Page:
UCLA must replace the void left at the center position by Marco Santos and Justin Johnson, two seniors in 2007 who were the team's third and fourth-most prolific scorers. Rather than relying on one player at two meters, the Bruins may move to a four-man rotation, featuring junior Cole Consani, sophomore Jacob Murphy and redshirt freshmen Brett Hays and Matt Preciado. The Bruins' relative inexperience at the center position proves to be the team's largest question mark.

"Not one of those guys has gotten significant playing time," Krikorian said. "Between all four of them, we are hoping we can be just as effective as when Marco and Justin shared duties. They all have worked extremely hard in the offseason and there is no question we are very happy with their progress."

The Bruins' last line of defense may also prove to be the team's defensive backbone - junior goalkeeper Chay Lapin. The Long Beach, Calif., resident earned honorable mention All-America accolades in 2006 and second-team All-America honors in 2007 and carries a 6.05 goals against average in 36 career games. Lapin had the opportunity to train with the U.S. National Team in the spring and summer of 2008, as Team USA prepared for the Olympic Games in Beijing.

"Chay had an incredible offseason playing with the U.S. National Team," Krikorian said. "Those experiences helped his confidence and really forced him to be more consistent on a daily basis. Chay has become an elite athlete. His development over the last eight months has been really fun to watch." Other players expected to compete for playing time in the cage include junior Alex Lawrence and redshirt freshman Andrew Mesesan. Lawrence appeared in two games as a sophomore last fall.

The Bruins will also look for contributions from their six redshirt freshmen - Mesesan, Hays, Preciado, Cullen Hennessy, Tyler Smith and Nick Zakula. Hennessy, who arrived at UCLA one year ago from Sir Francis Drake High School (Fairfax, Calif.), has impressed his teammates and coaches with his speed and tenacity.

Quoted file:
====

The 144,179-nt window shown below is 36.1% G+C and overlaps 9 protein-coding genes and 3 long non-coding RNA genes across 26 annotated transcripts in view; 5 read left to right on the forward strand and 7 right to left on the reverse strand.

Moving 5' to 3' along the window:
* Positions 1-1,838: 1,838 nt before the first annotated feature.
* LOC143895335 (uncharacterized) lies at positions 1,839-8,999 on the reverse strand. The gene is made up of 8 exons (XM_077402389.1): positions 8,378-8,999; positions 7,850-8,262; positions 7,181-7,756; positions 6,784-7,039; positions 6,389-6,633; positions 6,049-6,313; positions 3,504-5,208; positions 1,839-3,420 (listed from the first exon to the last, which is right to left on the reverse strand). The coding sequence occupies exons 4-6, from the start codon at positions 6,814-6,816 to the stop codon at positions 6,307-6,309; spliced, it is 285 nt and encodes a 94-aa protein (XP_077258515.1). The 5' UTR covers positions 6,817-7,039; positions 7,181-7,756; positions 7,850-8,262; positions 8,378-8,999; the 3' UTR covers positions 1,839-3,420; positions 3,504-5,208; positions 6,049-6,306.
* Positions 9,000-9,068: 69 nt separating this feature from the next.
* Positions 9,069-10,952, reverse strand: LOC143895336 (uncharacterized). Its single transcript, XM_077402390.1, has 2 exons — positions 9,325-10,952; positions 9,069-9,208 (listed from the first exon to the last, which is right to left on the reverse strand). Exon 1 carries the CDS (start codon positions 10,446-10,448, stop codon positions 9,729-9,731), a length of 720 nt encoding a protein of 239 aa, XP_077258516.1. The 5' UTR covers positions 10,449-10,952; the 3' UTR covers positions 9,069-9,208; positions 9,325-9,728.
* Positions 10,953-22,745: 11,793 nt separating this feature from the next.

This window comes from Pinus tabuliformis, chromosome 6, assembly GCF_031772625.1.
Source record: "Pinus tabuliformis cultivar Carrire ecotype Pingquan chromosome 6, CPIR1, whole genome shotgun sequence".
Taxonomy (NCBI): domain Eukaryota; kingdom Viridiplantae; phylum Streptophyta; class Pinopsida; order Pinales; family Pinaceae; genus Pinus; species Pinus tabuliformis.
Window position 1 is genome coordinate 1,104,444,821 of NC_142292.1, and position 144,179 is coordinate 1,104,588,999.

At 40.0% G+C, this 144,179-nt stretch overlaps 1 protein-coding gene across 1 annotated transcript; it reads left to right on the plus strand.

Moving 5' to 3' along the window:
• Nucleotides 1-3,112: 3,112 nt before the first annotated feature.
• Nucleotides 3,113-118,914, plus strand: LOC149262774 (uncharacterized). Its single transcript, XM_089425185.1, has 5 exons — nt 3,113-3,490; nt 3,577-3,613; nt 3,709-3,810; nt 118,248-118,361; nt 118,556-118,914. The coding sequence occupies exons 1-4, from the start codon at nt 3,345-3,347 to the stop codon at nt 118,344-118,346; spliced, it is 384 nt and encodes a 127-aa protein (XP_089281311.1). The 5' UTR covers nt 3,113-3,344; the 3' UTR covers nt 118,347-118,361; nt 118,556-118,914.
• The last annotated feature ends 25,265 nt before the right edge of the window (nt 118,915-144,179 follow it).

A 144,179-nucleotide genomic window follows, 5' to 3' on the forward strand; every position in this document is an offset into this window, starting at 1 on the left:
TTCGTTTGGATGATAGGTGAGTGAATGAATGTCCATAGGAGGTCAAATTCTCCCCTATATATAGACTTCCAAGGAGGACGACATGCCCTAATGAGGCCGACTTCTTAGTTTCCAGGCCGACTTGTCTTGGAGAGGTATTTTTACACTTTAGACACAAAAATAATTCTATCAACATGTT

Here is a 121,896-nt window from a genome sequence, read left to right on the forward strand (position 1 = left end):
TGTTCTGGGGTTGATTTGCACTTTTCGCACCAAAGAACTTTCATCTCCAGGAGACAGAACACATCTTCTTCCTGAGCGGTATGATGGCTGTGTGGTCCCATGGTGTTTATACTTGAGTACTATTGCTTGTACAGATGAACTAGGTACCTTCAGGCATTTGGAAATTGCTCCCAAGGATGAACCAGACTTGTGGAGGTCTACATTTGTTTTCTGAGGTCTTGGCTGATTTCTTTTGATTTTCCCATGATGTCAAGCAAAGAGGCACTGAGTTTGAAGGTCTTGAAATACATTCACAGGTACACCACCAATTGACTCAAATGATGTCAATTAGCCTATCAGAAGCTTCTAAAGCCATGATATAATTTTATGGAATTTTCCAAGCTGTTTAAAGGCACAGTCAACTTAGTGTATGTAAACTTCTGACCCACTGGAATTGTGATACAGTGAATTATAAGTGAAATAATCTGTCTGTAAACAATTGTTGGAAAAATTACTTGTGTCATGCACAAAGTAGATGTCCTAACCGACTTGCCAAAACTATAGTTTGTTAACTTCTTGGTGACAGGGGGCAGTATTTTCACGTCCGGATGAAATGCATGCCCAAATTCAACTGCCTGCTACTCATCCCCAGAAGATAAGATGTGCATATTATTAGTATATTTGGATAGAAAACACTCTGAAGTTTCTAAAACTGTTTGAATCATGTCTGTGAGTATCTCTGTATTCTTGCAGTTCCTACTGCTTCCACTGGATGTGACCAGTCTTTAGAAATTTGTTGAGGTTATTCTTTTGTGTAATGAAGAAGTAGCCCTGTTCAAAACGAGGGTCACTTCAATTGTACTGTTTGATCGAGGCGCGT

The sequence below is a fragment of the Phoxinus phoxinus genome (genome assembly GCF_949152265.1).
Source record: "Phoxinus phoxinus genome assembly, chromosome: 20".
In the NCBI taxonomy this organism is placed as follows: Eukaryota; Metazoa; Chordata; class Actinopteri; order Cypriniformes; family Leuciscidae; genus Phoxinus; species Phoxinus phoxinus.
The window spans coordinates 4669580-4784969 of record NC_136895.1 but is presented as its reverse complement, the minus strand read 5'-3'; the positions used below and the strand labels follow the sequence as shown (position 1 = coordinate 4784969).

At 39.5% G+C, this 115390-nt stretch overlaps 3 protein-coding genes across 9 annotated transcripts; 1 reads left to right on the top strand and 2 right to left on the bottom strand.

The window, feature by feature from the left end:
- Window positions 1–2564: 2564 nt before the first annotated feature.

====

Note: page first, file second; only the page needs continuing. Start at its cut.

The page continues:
"Cullen is an experienced player who has no fear. His work ethic is unmatched and his toughness is superb," Krikorian said. "He's probably the fastest player on our team."

UCLA welcomes Clint Jorth, the younger brother of sophomore Clay Jorth, to the 2008 squad. Clay had a strong freshman season in 2007, scoring 18 goals on 39 attempts and adding six assists. Clint, a true freshman who played with Clay at Newport Harbor High School as recently as 2005, will compete for playing time this spring.

"It's going to be great to see Clinton and Clay play together," Krikorian said. "They have an incredible bond, beyond just being brothers, and you can really see that when they play together. They feed off each other and know each other very well. Because of that, I think it will help our team and translate to success in the pool."

Another difficult regular-season schedule awaits UCLA, who opens its 2008 campaign on the road with a non-conference match at UC Irvine (Sept. 13). The Bruins will play in both the NorCal and SoCal Tournaments in the first month of the season before entering the bulk of their MPSF slate. UCLA plays five of eight conference contests on the road, including games at California (Oct. 25), Pacific (Oct. 26), USC (Nov. 1), UC Santa Barbara (Nov. 15) and Pepperdine (Nov. 22).

The Bruins host four matches at Sunset Canyon Recreation Center, in what will be the team's final season using that home facility (Spieker Aquatic Center slated for completion in summer 2009). UCLA also hosts Long Beach State (Oct. 4) and Stanford (Oct. 18) in MPSF contests at the Rose Bowl Aquatic Center.

"Looking at our schedule, this team will have to be tough," Krikorian said. "We play somewhat of an unbalanced schedule, with five conference road games and three conference home games. Our road games will be tremendous challenges. This team will have to be very strong, both physically and mentally, to be successful on the road."